Urinary Incontinence in Dogs
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Eight Natural Remedies for Urinary Incontinence in Dogs

natural remedies for urinary incontinence in dogs

It’s common for dogs to become incontinent with age.  It’s also common that your old friend has no idea and is just as surprised as you are that his bed is wet. That’s why we put together this page sharing natural remedies for urinary incontinence in dogs. 

The following natural options have proven successful for other owners and could also help your old timer. Keep in mind that all dogs are different and every supplement or remedy doesn’t work for every dog. If one doesn work, move onto the next.

All Natural Remedies for Dog Incontinence

  • 2 parts plain Greek yogurt with 1 part Braggs Apple Cider Vinegar seems to work well when a bladder infection is involved. For large dogs mix 2 tablespoons yogurt and 1 tablespoon of vinegar together and feed. Adjust for your dog’s size. 
  • Rub wheat germ on your dog’s belly weekly. I know what you’re thinking, but what can I say; it was recommended by a holistic vet and it worked really well for Jane’s dog. 🙂
  • Causticum helps roughly 50% of dogs and if it’s going to work, the results will be immediate.  If you don’t see results right away, it’s believed that causticum for dogs not going to work. Causticum for dogs dosage is 6 or 12C once daily for five days, then as needed.  However, Causticum 200C is recommended for dogs with who have incontinence due to arthritic issues or paralysis.  Give on pellet (without touching) before bed one evening, give causticum to your dogs the morning again, then before bed again. Then once weekly give causticum to your old dogs.
  • One holistic vet recommended using Methionine to acidify a dog’s urine. She recommends caution though: DO NOT USE THE METHIONINE METHOD IF YOUR DOG CURRENTLY HAS OR PREVIOUSLY HAD OXALATE STONES. YOU WOULD NOT WANT TO MAKE YOUR DOG’S URINE MORE ACIDIC WHEN THERE’S A HISTORY OF STONES. 2. DO NOT USE IF YOUR DOG IS ON A SPECIFIC DIET DESIGNED TO ACIDIFY THE URINE.
  • Cornsilk is another remedy that many of you may already know about. But, if you’re not aware of how to use it for incontinence, you can read more here.  One of our pet owners says that cornsilk combined with NatureVet Bladder Support works well for their medium size lab mix. You can learn more here.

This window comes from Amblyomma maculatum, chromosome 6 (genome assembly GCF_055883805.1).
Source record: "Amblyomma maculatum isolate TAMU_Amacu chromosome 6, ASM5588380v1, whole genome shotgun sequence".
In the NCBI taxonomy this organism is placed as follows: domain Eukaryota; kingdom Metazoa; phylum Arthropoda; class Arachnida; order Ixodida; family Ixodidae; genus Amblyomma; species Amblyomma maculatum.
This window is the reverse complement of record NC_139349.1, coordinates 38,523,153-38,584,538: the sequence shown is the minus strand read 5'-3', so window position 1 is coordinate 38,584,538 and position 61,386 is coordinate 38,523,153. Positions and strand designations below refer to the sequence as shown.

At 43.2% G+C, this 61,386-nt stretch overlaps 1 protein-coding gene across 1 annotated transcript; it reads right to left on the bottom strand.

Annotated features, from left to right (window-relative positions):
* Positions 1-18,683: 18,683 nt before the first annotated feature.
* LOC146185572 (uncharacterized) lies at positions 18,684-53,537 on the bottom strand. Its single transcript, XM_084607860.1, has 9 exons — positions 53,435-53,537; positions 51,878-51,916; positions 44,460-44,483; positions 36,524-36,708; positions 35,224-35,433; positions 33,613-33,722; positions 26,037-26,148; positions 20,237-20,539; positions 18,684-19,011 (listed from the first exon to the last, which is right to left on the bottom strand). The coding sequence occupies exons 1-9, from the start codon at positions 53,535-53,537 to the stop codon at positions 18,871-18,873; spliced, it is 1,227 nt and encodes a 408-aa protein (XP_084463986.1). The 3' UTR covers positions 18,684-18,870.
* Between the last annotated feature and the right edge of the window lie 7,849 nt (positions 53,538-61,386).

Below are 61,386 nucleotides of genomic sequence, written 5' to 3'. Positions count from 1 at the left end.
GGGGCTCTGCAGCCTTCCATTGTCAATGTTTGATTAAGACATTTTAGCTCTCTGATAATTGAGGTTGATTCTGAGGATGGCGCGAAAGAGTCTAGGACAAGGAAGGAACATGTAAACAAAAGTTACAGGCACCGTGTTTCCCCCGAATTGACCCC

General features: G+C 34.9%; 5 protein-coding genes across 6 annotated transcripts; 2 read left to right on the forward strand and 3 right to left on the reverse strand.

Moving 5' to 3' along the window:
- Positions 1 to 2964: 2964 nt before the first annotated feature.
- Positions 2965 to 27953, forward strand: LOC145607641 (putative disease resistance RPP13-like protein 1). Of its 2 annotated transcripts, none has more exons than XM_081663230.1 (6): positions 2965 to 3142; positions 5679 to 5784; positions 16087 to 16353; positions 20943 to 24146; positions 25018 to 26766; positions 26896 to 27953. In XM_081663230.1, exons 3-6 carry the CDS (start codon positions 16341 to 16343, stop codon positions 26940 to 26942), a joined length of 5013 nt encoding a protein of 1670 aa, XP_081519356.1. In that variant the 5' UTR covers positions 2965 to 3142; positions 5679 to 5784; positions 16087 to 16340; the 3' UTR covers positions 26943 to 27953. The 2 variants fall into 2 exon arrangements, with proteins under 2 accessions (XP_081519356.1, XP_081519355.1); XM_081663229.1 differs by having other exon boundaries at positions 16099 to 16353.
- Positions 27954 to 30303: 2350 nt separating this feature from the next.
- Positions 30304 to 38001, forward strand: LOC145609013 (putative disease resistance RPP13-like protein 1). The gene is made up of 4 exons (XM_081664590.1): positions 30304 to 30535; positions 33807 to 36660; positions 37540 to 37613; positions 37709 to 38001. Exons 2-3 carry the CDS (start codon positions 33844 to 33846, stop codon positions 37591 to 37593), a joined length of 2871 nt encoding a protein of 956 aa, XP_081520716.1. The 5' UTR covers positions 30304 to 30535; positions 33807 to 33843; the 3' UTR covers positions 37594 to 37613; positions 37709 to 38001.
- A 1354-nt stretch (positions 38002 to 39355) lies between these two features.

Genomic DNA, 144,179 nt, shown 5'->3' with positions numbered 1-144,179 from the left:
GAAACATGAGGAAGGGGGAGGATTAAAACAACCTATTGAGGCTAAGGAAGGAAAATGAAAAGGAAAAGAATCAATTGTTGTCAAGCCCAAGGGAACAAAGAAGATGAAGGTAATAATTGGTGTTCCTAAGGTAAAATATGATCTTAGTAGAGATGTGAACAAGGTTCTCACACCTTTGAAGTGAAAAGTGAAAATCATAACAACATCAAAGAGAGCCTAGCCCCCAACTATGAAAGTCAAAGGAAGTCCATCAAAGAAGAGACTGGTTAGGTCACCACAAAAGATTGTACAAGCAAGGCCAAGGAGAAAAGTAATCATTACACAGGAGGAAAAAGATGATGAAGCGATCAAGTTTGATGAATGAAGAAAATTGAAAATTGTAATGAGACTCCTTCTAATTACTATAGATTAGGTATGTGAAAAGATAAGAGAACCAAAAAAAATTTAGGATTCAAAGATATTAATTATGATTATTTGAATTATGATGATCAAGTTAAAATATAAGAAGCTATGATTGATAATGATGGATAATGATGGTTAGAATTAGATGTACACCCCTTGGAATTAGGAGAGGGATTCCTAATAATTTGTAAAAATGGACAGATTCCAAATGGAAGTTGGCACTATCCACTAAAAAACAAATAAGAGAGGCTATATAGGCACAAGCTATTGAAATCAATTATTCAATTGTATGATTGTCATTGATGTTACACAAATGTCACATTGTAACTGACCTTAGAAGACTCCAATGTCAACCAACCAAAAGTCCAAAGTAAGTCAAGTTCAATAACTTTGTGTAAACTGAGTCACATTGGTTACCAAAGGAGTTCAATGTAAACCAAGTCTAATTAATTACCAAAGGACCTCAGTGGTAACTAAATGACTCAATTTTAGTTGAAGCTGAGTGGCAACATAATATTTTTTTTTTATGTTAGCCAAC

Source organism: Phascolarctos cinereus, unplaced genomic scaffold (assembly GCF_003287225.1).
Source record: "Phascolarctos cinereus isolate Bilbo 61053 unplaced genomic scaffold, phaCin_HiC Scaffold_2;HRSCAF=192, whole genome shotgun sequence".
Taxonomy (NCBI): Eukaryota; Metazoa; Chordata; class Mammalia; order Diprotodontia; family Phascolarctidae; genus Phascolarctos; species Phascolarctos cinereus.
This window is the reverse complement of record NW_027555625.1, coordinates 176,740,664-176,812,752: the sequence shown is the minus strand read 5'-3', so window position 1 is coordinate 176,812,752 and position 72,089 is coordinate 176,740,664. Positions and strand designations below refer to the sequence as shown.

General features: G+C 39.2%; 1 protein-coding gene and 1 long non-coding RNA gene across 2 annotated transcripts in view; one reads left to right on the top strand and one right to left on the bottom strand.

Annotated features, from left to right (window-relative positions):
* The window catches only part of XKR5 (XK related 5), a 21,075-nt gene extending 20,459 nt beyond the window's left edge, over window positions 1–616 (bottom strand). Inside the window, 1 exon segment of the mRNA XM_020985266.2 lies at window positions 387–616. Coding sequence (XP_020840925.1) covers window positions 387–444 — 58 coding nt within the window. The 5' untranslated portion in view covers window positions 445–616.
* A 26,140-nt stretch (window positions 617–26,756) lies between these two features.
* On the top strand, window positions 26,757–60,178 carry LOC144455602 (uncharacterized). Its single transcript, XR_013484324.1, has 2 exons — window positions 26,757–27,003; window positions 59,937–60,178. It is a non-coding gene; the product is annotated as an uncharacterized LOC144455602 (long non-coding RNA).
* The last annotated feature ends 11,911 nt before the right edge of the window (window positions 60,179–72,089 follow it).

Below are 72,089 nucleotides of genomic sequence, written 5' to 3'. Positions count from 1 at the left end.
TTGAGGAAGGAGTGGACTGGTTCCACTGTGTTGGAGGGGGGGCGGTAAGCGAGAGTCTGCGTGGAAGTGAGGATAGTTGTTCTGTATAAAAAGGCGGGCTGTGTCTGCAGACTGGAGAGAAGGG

• Lyssa shared that adding MSM to her dog’s daily diet worked well for her 45 lb. lab.  She started her on 500mg a day, and cut back to 250mg.  However, her leaking wasn’t too bad to begin with.  If you decide on MSM, I would use this form from Bulk Supplements brand which is completely natural.  It’s powder form, so 1/8tsp. would be equivalent to 500mg. MSM may also help with joint pain.
  • For dogs suffering from infection which can cause leaking, try D Mannose which works WONDERS! This is a good brand labeled specifically for dogs. D Mannose Dogs
  • Keep your dog hydrated! Don’t assume that your dog drinks the amount of water he needs. Most people don’t drink the amount of water they should. Make it a habit to give your dog foods and liquids that will help to balance his urinary pH. Dogs that eat kibble often end up with kidney and bladder issues. First, feed your dog a GOOD diet that consists of natural foods you could eat yourself. Second, give your dog hydrating foods and liquds such as watermelon and coconut water.
  • While dog diapers may not be a cure, they can certainly help, especially when combined with some of the above recommendations.  

Typical Causes of Urine Leaking in Dogs

  • Tumor or growth that interferes with the bladder sphincter.
  • An Ectopic Ureter is something that typically happens in younger dogs who were born with faulty urinary tract system.  Typically the ureters connect to the bladder, but in the case of an ectopic ureter, they can connect to the uterus, vagina or urethra.  You can read more here.
  • Bladder stones can cause urine leakage.
  • Spaying (according to Dr. Dobias, many of these dogs are overstretched on the surgery table).
  • Excitability (happy to see you).
  • Periodically, steroids can cause leaking.
  • Dobias also suggests that hyperactive adrenal glands can occasionally cause bladder leakage for dogs.
  • Old age and muscle weakness.
  • Urinary tract infections.

See our article here on dog incontinence to find even more detail about the above causes and how they affect dogs.

Conclusion

So, it’s best to first identify what, if anything is causing your dog to wet his bed.  You should rule out serious issues by seeing a holistic vet first, before determining that it’s simply old age. It’s embarrassing for dogs; they know it’s wet where they were laying, but they can’t understand why either.

So, be patient and kind to your old friend.  And please, if there’s something that you have tried and it stopped your dog’s urine leaking; share it here, so that someone else can try it on their own dog.

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